This season’s Montana State defense will feature a collection of seniors but not an abundance of experience. Bryson Keeton returns for his second year as a starter at cornerback. He’ll play opposite senior Trace Timmer, a first-time starter. The safety group loses three seniors and adds one in the form of UAB transfer Des Carter. He’ll start next to a rotation of freshmen and sophomores. At linebacker, redshirt freshman Grant Collins will try to become a four-year starter in the middle. He’ll be flanked by junior Fletcher Collins and sophomore Mac Bignell. Up front, the defensive line will feature senior Connor Thomas and Nate Bignell along with captain Taylor Sheridan on the inside. Junior Zach Hutchins is the only upperclassmen at end that isn’t a transfer.
“I’ve heard from everyone here to take it all in and enjoy the little things, even conditioning and stuff like that,” said Sheridan, along with Keeton the only returning starter and one who earned second-team All-Big Sky accolades last season. “I’m trying to enjoy all the little things. But at the same time, I want to be the best and I want this defense to be the best. We try to keep everyone dealing with what they need to do. As far as the sense of urgency, yes because you always feel it when you think about game time.
“I feel the pressure because this is my last one. We have to make it happen.”
A key factor in Montana State’s late-season demise the last two seasons has been the prevalence of untimely injuries to key players. In 2013, quarterback DeNarius McGhee missed the first month of the season after separating his throwing shoulder and played the final two games with torn ligaments in his knee. Captain running back Cody Kirk also played on a bum knee for the final two weeks of the season. Record-setting wide receiver and captain Tanner Bleskin played the season finale against Montana with a lacerated kidney. Senior captain defensive end and eventual Buck Buchanan Award winner Brad Daly’s list of ailments stretched from bad back to dislocated elbow. And that’s just the list of stars.
Last season, Montana State lost five receivers for the season before conference play began. Speedster Shawn Johnson missed multiple games with head and hamstring injuries. Captain middle linebacker Na’a Moeakiola was the shell of his 2012 All-Big Sky self after missing all of 2013 and never fully recovering from shoulder surgery. Defensive tackle Taylor Dees played the second half of the season with a torn MCL in his knee. Sheridan played the stretch run with nerve damage in his shoulders. Safeties Rob Marshall and the late Eryon Barnett were both in and out of the lineup with a variety of injuries.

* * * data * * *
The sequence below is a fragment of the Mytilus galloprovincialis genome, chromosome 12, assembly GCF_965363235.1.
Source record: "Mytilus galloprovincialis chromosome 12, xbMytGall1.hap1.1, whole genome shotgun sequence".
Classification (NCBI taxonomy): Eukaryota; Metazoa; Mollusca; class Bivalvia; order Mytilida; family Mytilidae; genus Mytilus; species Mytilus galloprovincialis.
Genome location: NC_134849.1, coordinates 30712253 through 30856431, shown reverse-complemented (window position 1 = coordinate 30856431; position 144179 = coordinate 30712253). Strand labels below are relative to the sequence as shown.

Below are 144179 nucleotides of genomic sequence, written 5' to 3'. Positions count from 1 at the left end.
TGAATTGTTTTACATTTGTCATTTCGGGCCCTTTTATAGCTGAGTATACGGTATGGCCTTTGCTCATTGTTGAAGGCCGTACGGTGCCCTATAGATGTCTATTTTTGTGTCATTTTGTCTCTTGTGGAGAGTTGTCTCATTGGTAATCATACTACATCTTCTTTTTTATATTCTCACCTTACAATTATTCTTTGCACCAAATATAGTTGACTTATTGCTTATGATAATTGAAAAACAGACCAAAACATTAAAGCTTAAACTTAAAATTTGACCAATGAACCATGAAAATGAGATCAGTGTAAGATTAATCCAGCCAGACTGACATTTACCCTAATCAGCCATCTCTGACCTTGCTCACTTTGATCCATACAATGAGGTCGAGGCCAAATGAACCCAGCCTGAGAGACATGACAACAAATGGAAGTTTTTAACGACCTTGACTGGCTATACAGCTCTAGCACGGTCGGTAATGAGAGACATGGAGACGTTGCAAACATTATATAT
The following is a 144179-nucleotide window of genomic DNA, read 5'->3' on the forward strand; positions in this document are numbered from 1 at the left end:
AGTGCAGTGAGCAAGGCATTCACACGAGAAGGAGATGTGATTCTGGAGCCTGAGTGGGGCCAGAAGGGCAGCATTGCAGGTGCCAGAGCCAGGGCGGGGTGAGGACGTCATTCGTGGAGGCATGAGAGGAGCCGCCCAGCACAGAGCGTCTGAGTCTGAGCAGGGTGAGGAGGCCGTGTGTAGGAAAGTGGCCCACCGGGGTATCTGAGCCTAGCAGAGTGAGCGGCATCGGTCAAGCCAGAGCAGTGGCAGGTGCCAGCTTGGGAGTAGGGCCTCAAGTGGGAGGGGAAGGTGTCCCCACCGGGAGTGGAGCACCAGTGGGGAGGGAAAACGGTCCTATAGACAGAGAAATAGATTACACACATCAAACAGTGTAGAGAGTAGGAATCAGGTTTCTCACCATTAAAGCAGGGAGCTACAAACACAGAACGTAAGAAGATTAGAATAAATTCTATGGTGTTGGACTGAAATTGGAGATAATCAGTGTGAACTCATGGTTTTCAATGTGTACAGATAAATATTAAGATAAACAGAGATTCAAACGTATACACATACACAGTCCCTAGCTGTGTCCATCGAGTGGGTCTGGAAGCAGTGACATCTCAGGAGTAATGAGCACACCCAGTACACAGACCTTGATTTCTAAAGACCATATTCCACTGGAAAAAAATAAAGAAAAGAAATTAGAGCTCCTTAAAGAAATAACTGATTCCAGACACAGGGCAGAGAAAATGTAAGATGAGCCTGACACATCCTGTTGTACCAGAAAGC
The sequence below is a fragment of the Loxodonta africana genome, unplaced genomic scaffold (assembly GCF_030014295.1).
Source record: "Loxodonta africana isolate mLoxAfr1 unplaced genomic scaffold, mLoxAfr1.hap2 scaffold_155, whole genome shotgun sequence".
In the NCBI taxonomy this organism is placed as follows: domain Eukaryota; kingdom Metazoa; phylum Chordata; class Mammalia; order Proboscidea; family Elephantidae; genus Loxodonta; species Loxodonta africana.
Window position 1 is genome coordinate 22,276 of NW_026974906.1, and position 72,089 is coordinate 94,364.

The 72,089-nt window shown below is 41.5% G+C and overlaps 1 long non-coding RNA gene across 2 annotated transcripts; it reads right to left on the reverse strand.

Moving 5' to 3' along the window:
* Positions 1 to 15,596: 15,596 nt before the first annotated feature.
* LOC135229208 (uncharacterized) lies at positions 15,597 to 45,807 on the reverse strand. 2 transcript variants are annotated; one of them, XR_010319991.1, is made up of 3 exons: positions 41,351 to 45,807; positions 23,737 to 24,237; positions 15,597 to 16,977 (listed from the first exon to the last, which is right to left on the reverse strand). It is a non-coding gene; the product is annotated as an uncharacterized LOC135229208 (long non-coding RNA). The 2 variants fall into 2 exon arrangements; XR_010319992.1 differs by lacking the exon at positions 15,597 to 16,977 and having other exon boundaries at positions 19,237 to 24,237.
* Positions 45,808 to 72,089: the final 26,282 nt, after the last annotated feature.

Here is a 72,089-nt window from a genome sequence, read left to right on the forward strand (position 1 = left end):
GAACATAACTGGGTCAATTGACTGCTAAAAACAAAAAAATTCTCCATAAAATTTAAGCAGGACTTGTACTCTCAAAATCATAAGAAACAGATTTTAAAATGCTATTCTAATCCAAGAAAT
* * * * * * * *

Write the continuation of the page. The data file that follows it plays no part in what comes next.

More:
The most crucial injury might’ve been to Prukop. The dual-threat quarterback sprained his MCL while diving into the end-zone for a game-sealing touchdown against Portland State. The injury cost him starts against Idaho State (a 44-38 MSU win) and Montana. He returned against SDSU but was a shell of himself, unable to move in the pocket or get outside of it.
“One big thing for us is it always seems like we have some uncanny injuries at the wrong time and so staying healthy and fresh this year will be a key all the way throughout the season,” All-America guard J.P. Flynn said. “A lot of that goes off to (strength and conditioning) Coach Wilcox. He knows how to rest, recover and still work us out at the same time. He did a great job this summer.”
Prukop acknowledged another factor holding Montana State back was a lack of internal continuity. A season ago, MSU had 17 seniors, including 11 on the defensive side of the ball. All but first-team All-Big Sky selections Tiai Salanoa, Deonte Flowers and Alex Singleton failed to live up to expectations. Meanwhile, the core of the team, the primary leaders began to emerge but most were underclassmen like Prukop, Flynn and running back Chad Newell.
Now the trio are all juniors, as is confident running back Gunnar Brekke. Senior captain Mitch Griebel brings an added element of swagger amongst the receivers. It seems the youngsters finally have a voice.
“Over the last two seasons, we’ve had a strong team but not as unified as this one,” Prukop said. “It’s different. There’s no break in the team. There’s no division between older and young guys. The team is very close-knit, tight knit. We always say that but over the last two seasons, it hasn’t been what it could’ve been. That’s the different between two or three wins in my opinion. We have that this year.”
Photos by Brooks Nuanez. All Rights Reserved.